Miami County, Ohio Genealogical Researchers -- Sponsored by the Computerized Heritage Association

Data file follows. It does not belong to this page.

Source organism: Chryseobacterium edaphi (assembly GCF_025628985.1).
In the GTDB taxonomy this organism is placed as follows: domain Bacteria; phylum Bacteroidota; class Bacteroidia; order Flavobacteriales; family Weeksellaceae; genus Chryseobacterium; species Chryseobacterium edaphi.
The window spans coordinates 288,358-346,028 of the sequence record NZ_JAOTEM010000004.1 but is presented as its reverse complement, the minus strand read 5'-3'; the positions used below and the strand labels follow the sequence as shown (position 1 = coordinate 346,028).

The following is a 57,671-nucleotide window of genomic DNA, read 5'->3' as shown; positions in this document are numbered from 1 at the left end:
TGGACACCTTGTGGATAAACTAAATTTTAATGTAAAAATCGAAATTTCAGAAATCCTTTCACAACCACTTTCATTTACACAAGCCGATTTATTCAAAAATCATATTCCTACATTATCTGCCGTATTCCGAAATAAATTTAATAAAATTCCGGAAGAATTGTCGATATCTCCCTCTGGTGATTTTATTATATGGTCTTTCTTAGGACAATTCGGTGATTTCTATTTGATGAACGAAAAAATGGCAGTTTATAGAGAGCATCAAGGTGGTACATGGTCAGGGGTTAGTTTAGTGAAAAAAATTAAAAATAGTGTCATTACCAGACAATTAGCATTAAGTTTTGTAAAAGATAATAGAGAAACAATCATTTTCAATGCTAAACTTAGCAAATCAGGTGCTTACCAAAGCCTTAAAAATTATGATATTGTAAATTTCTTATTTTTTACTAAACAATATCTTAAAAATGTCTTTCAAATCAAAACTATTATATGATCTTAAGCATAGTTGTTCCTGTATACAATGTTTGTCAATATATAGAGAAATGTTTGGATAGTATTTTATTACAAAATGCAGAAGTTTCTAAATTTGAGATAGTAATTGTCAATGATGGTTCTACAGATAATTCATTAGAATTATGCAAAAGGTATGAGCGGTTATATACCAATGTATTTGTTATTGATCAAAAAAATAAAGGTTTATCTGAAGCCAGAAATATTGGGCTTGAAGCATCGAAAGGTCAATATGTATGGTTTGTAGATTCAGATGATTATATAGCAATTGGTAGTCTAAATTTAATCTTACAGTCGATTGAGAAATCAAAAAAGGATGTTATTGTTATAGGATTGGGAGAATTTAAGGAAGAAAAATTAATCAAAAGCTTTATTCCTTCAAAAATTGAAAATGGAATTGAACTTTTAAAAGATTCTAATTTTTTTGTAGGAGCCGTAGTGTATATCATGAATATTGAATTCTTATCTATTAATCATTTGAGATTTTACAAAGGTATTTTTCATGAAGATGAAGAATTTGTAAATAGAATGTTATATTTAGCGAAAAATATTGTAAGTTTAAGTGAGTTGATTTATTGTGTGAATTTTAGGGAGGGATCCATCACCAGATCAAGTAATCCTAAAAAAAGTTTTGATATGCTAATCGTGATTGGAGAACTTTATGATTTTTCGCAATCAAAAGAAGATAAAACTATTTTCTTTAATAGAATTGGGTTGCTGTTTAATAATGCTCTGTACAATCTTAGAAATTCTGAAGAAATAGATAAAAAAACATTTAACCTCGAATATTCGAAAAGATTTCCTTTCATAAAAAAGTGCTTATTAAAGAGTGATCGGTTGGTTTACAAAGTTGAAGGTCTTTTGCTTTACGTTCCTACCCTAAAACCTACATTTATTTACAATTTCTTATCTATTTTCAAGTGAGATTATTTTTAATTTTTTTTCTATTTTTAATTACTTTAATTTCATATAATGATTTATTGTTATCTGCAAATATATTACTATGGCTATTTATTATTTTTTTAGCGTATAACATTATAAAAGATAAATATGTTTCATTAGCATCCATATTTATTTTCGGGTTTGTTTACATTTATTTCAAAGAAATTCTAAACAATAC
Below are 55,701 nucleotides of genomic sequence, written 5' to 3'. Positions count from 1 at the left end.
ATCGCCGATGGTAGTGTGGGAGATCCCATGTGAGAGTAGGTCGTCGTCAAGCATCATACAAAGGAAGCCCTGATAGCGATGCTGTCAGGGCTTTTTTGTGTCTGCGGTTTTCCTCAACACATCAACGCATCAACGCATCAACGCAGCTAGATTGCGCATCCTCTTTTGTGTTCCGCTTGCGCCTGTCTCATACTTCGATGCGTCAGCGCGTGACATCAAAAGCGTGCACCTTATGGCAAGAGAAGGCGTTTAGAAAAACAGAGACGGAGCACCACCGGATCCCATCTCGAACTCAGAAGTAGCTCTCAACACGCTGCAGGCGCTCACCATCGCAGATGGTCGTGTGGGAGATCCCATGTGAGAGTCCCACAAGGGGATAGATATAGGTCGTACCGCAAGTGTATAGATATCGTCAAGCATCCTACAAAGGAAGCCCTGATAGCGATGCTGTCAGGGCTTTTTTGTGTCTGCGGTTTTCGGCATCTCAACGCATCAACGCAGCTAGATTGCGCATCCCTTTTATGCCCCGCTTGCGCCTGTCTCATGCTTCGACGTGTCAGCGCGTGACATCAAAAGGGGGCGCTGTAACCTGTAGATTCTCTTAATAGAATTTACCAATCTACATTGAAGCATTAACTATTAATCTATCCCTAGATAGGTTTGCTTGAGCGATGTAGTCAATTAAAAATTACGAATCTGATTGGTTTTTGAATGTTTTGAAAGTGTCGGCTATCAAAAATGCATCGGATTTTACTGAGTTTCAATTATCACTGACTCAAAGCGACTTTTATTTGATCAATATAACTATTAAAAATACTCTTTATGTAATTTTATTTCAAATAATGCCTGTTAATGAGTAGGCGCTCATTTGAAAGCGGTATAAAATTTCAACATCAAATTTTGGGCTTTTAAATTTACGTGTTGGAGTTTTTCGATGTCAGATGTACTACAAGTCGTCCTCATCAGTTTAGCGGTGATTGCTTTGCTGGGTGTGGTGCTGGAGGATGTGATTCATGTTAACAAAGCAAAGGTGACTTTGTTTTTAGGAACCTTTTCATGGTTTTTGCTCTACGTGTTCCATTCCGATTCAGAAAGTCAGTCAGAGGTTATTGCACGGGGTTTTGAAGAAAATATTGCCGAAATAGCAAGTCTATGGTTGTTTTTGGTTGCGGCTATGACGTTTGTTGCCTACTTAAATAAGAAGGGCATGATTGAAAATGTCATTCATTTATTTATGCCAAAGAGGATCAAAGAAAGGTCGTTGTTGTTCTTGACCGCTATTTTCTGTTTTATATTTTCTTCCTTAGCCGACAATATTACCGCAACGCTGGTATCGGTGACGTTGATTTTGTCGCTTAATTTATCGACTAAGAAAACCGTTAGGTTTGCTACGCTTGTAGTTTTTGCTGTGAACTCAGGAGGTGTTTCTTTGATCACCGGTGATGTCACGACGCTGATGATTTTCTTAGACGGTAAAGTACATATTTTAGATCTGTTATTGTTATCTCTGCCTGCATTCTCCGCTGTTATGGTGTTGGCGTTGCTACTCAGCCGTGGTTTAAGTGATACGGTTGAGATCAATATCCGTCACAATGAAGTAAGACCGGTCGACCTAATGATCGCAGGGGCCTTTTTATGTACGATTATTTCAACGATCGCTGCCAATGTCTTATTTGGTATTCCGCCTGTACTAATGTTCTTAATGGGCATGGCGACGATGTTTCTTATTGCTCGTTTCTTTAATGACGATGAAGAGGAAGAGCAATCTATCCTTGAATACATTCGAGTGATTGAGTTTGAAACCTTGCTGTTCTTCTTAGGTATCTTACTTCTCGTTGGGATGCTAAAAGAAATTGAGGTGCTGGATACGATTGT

Lincoln M. Flowers, manager of the Piqua branch of the Singer Sewing Machine Company, who has also achieved distinction as a maker of fine violins, was born in Monroe county, Ohio, June 4, 1870, a son of Benjamin and Elizabeth (Thornberry) Flowers. William Moore, the paternal grandfather of the paternal grandmother of Mr. Flowers, was born in England, and after coming to America fought as a patriot soldier throughout the War of the Revolution. His son, also named William Moore, was a soldier of the War of 1819.. Benjamin Flowers, a man of industry and progressiveness in his day, brought the first portable sawmill into Monroe county and operated a sawmill and planing mill there for a number of years. Elizabeth Thornberry came to Ohio from Pennsylvania, where her family was well known. There were four children in the family: Webster, Clinton, Lincoln M. and May. May married Lieutenant George Imson, United; States Army, stationed at Porto Rico. Lincoln M. Flowers was educated in the public schools of Monroe county and early displayed an aptitude for wood carving, the rudiments of which he learned while mastering the trade of a practical wood worker. Going to New Castle, Pa., he there first became identified with the Singer Sewing Machine Company, which concern later made him manager of the branch at Beaver Falls, Pa. From there he went to Mansfield, where he managed the local office, later going to Chillicothe in the same capacity. From the latter place he came to Piqua, in June, 1914, to assume the duties of manager of the Piqua branch of this company, in which capacity he has continued to the present time, winning success for his concern and establishing a personal reputation for business soundness and integrity. During the war period, Mr. Flowers took an energetic part in assisting the movements promulgated by the administration at Washington, and furnished gratis sewing machines for the rise of the Red Cross workers. Of recent years Mr. Flowers has achieved something more than local distinction as a maker of fine violins. His early training in wood working and wood carving gave him the requisite skill to follow a line of endeavor that appealed to his inclinations, and in 1916 he made his first violin, this having been followed by seven others, all instruments of exceptional excellence. None of those sold has been disposed of for less than $200 and all are models of splendid workmanship and wonderful tonal qualities. A number of connoisseurs of fine violins have pronounced his instruments as being of rare quality, comparing favorably with famous makes that sell for thousands of dollars. Mr. Flowers married Carrie A., daughter of William E. and Angie (Flannigan) Reynard, and to this union there have been born four children: Lester, who married Blanche Dillon; Eloda, a reporter on the staff of the Piqua Daily Call, and Clinton and Edward, who reside with their parents in the comfortable family home.

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